Survey: Nearly 1 in 5 Americans keep exercising through injuries
Although many fear surgery, addressing the issue as soon as possible makes non-surgical options more viable
(ORLANDO, Florida) – Millions of people are dealing with a lingering injury or nagging pain, maybe from a bad knee or a sore elbow. In fact, a new national survey for Orlando Health finds nearly one in five Americans often experience pain when working out and the same number of people work through the pain rather than resting to heal.
“There’s the saying, ‘No pain, no gain.’ But there’s different types of pain that you feel during workouts, and sharp, stabbing pain that’s very uncomfortable is not typically normal,” said George Eldayrie, MD, a sports medicine physician at Orlando Health Jewett Orthopedic Institute. “Somebody who has pain that they’ve been dealing with for a long time is often afraid to hear the words, ‘You need surgery,’ but there are a lot more options out there that can effectively treat your pain and get you back to your active lifestyle pain-free.”
Those non-surgical options may include physical therapy to strengthen or stretch specific supporting muscles. It may also involve injections that reduce inflammation and promote healing such as corticosteroids and platelet-rich plasma, which are delivered precisely to the right area using ultrasound technology.
“Typically, the earlier we can intervene, the better the platelet-rich plasma will work,” Dr. Eldayrie said. “And it can provide a lot of improvement for things like chronic tendinopathies, such as tennis elbow.”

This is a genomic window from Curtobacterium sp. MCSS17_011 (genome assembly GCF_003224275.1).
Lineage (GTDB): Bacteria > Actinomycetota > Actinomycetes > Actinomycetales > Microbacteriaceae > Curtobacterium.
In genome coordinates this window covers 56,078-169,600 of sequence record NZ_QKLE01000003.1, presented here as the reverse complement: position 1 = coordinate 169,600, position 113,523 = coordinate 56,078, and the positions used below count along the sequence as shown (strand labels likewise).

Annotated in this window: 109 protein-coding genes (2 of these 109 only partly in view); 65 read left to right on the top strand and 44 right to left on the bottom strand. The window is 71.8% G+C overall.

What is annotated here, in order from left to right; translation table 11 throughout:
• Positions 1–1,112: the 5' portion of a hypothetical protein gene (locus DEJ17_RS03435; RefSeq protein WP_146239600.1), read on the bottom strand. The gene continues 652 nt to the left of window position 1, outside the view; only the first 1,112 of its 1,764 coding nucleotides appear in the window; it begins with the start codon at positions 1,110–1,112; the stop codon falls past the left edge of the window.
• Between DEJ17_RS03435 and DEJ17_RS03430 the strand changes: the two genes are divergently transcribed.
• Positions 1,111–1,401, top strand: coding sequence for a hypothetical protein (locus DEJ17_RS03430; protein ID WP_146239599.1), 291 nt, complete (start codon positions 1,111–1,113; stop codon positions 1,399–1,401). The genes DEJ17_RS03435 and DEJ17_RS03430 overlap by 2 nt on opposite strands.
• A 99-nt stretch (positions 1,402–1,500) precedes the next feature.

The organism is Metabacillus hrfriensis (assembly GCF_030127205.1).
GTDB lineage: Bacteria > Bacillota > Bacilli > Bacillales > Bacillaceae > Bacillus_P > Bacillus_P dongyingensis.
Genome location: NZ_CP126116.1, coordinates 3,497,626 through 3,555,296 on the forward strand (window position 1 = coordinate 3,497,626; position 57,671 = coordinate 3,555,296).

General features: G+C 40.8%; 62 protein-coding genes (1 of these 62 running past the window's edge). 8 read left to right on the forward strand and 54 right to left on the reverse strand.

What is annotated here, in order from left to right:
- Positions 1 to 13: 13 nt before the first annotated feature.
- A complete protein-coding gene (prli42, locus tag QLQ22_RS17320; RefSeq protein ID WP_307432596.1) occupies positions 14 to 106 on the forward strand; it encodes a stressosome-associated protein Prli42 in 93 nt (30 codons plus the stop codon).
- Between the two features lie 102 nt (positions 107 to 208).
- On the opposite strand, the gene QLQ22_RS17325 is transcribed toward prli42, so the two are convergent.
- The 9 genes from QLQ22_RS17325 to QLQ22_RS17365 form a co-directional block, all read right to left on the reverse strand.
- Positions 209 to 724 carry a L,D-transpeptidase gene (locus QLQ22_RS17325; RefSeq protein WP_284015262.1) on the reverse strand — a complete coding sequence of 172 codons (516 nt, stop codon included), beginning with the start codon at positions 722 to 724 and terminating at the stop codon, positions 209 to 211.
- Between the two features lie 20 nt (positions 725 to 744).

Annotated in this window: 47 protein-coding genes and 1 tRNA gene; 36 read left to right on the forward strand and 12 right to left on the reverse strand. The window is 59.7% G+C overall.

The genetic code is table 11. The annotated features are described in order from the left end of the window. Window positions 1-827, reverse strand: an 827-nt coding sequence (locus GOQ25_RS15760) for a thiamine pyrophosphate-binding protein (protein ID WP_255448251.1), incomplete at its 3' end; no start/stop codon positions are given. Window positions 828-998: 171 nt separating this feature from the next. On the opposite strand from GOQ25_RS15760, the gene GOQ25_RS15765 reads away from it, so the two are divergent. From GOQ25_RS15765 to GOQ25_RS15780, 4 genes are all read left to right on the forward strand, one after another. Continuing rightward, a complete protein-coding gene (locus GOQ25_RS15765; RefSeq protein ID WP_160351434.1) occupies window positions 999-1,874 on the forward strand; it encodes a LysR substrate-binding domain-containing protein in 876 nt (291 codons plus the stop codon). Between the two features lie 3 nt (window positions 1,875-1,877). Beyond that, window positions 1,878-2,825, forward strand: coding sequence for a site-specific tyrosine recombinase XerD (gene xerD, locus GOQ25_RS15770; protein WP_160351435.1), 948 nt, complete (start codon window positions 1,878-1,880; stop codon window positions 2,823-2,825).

The longer pain is ignored, the more likely it is to progress to permanent damage that requires surgery to repair, which makes early treatment critical. But if surgery is necessary, Dr. Eldayrie says it likely isn’t as scary or painful as you might think. Advancements in robotic and laparoscopic procedures have made surgery less invasive and recovery easier and faster than ever.
Dr. George Eldayrie uses ultrasound to examine Jen Jordon’s knee at Orlando Health Jewett Orthopedic Institute. While many put off addressing an injury for fear of being sidelined or learning they’ll need surgery, there are plenty of non-surgical treatment options that work better the sooner they’re started.
Jen Jordon teaches a fitness class at the YMCA. Jordon finally addressed a lingering knee injury after years of progressing pain, something that’s very common according to a new national survey by Orlando Health that found nearly one in five Americans works out through pain rather than resting to heal.
A physical therapist works with a patient at an Orlando Health rehabilitation facility. It’s one of many effective treatments for pain and injuries that don’t require surgery. However, if not addressed by a medical professional, injuries can get worse and are more likely to require more invasive treatments to repair.
George Eldayrie, MD, examines Jen Jordon at Orlando Health Jewett Orthopedic Institute. Jordon has had progressing knee pain over the past few years, and was relieved to hear that she did not need surgery and could help heal her injury by strengthening and stretching specific supporting muscles.
Exercise is a big part of Jen Jordon’s life, so when her knee pain progressed, she worried she’d be sidelined during treatment. She was pleased to learn that she would not need surgery, and could continue being active by just adding some specific warm-up exercises to her routine.